Friday, February 15, 2008

The new slavery

Vienna is hosting the first major international forum dedicated to the fight against human trafficking. UN officials rightly call it the hidden crime of globalisation and nothing short of modern day slavery.

It's an 'industry' with annual profits of an estimated $32 billion.

Astonishingly, one of the conference attendees called human trafficking more lucrative than the trafficking in arms.



At 1:36 PM, Blogger BRE said...

It has been sooooo long since I have paid a visit, but it is good to be back tonight and see that you are still writing and publishing to the BSJ.

I saw a brief TV newsclip about the conference in Vienna on BBC World last week but did not realize that it was a major event to help curb the trafficking of human beings around the world.

It is a very big problem here in Europe, especially for poor women and girls from eastern Europe who are trafficked to the rich EU countries for prostitution and sex slavery. If they are lucky they may get low-paying physical labor jobs in agriculture (farms) and meat processing plants over here in Germany. Many unfortunately end up with "Curtain Nr. 1"... prostitution and lots of physical abuse from their pimps.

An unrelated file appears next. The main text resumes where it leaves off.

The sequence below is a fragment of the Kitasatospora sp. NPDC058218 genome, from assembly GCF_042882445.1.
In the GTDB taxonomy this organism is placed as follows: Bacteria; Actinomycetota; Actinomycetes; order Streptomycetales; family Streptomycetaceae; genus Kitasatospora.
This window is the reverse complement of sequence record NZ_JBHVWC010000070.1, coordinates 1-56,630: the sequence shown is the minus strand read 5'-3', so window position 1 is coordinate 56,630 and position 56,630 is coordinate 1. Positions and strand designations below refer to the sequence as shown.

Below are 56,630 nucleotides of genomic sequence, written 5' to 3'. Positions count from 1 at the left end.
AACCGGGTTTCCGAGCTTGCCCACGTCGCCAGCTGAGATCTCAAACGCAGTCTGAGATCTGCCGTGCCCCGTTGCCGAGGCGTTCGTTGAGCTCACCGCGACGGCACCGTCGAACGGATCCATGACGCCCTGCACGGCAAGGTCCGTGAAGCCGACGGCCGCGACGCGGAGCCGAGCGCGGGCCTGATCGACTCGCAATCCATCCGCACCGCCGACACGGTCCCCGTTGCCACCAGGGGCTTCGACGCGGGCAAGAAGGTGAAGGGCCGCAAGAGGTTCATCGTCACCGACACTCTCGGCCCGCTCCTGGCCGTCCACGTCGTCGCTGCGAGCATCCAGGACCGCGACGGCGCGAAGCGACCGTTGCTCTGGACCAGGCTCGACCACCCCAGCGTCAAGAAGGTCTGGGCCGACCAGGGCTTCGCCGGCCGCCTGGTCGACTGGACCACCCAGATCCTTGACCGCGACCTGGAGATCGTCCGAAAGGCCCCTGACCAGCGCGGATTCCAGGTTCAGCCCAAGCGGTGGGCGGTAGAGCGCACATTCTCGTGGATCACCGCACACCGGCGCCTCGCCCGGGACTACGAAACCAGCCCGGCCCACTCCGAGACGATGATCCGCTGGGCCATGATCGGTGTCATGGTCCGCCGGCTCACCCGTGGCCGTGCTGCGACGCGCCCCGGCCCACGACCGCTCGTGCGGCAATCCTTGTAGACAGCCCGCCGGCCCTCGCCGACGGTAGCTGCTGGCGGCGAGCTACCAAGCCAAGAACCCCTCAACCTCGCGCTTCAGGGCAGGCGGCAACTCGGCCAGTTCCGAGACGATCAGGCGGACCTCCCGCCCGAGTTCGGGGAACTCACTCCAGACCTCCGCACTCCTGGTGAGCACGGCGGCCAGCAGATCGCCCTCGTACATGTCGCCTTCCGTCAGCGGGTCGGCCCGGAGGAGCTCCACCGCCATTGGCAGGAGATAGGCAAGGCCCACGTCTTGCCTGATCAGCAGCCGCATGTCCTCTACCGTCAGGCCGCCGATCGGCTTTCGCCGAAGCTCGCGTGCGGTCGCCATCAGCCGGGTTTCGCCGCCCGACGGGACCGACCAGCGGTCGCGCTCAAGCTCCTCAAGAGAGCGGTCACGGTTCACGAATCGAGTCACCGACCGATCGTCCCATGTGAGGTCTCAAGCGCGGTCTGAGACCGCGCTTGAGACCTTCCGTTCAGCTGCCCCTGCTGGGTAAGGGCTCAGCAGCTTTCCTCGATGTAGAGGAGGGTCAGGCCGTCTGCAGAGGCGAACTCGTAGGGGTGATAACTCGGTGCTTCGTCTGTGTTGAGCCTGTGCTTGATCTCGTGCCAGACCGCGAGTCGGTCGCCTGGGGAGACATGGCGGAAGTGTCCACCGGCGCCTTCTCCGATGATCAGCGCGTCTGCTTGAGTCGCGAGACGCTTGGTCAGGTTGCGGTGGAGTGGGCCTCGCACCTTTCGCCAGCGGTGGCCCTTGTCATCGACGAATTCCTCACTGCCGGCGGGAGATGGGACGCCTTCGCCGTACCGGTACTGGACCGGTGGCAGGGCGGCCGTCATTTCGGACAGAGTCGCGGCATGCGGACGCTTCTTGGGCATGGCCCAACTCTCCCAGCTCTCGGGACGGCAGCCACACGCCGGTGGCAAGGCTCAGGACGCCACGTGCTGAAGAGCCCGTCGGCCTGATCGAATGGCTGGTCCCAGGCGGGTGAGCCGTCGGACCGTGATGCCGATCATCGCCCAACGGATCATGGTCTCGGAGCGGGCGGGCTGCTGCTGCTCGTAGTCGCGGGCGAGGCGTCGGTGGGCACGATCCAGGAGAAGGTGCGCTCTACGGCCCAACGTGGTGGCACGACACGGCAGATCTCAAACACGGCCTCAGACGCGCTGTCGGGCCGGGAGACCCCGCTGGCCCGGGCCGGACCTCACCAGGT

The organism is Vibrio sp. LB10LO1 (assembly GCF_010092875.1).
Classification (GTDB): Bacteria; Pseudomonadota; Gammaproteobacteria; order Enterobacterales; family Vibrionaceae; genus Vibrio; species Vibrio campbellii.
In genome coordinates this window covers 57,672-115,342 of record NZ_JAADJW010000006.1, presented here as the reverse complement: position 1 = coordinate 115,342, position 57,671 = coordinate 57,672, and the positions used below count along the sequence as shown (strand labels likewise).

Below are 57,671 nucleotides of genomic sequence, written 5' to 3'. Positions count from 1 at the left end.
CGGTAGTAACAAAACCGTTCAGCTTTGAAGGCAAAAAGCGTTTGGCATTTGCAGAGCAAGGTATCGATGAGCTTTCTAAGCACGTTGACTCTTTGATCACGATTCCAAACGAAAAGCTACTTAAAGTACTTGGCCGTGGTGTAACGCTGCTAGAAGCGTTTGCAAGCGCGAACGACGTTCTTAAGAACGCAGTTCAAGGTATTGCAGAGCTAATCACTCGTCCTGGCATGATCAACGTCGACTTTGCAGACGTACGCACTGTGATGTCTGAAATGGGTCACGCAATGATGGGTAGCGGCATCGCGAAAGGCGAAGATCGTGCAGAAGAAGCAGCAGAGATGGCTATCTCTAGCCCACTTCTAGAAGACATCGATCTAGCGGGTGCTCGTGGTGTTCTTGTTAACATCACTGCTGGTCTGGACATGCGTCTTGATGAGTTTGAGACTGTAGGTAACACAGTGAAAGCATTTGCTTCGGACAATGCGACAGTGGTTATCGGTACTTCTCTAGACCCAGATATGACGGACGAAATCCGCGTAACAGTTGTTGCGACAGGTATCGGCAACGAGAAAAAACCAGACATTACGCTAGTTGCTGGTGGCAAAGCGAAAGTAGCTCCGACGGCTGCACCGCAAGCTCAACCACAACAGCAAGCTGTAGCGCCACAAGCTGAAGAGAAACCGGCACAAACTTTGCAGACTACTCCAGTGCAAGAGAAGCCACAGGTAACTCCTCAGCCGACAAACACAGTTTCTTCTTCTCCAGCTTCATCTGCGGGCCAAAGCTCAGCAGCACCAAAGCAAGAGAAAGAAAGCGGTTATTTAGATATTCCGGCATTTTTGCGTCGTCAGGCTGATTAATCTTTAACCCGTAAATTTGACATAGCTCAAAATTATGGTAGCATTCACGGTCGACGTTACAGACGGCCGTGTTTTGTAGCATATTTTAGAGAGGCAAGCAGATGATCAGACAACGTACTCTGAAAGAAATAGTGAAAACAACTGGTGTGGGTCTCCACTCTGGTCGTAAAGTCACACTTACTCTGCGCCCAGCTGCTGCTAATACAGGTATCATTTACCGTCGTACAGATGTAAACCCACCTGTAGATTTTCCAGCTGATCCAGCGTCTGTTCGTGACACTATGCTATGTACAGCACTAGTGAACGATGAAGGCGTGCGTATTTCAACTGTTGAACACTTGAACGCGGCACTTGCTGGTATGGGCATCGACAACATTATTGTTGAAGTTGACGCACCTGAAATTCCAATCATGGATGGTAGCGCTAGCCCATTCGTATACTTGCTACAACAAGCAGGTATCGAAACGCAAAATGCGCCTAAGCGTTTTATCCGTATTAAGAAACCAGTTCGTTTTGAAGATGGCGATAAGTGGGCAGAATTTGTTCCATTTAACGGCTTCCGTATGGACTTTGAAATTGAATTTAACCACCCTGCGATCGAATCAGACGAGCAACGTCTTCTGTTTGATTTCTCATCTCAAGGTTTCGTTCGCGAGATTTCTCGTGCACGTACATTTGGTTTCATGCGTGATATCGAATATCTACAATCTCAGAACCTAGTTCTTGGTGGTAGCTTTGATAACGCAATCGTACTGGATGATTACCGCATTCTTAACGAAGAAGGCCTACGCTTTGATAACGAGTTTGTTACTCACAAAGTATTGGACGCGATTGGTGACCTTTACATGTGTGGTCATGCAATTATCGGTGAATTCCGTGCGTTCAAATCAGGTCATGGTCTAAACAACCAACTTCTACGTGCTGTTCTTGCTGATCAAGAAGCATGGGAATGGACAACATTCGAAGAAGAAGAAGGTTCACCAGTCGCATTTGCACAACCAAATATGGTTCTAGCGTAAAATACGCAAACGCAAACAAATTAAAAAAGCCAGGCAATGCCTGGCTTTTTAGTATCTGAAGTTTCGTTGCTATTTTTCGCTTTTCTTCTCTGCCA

What I find ironic (and sad) about many peoples' attitude toward modern day slavery is that this severe worldwide crisis is largely ignored. People simply have other priorities so long as they or their children are not caught up in human trafficking and slavery.

You would think that this would be a subject of huge interest especially to black communities back in America, in a time when the people of the USA and Canada are celebrating and remembering Black History Month, but no___ barely a peep about freeing the victims of modern day slavery in the press and in the Sphere. Few fervant calls for working together nationally and globally to find solutions to this crisis is forthcoming from our civic, religious, and national leaders of color. Why is that? Do you know the answer? Is it because modern day slavery is no longer our problem, it is somebody else's problem now?

The UNODC and UN-GIFT websites have excellent coverage of the conference with document and report downloads. Here is the link in case some of your readers are interested:


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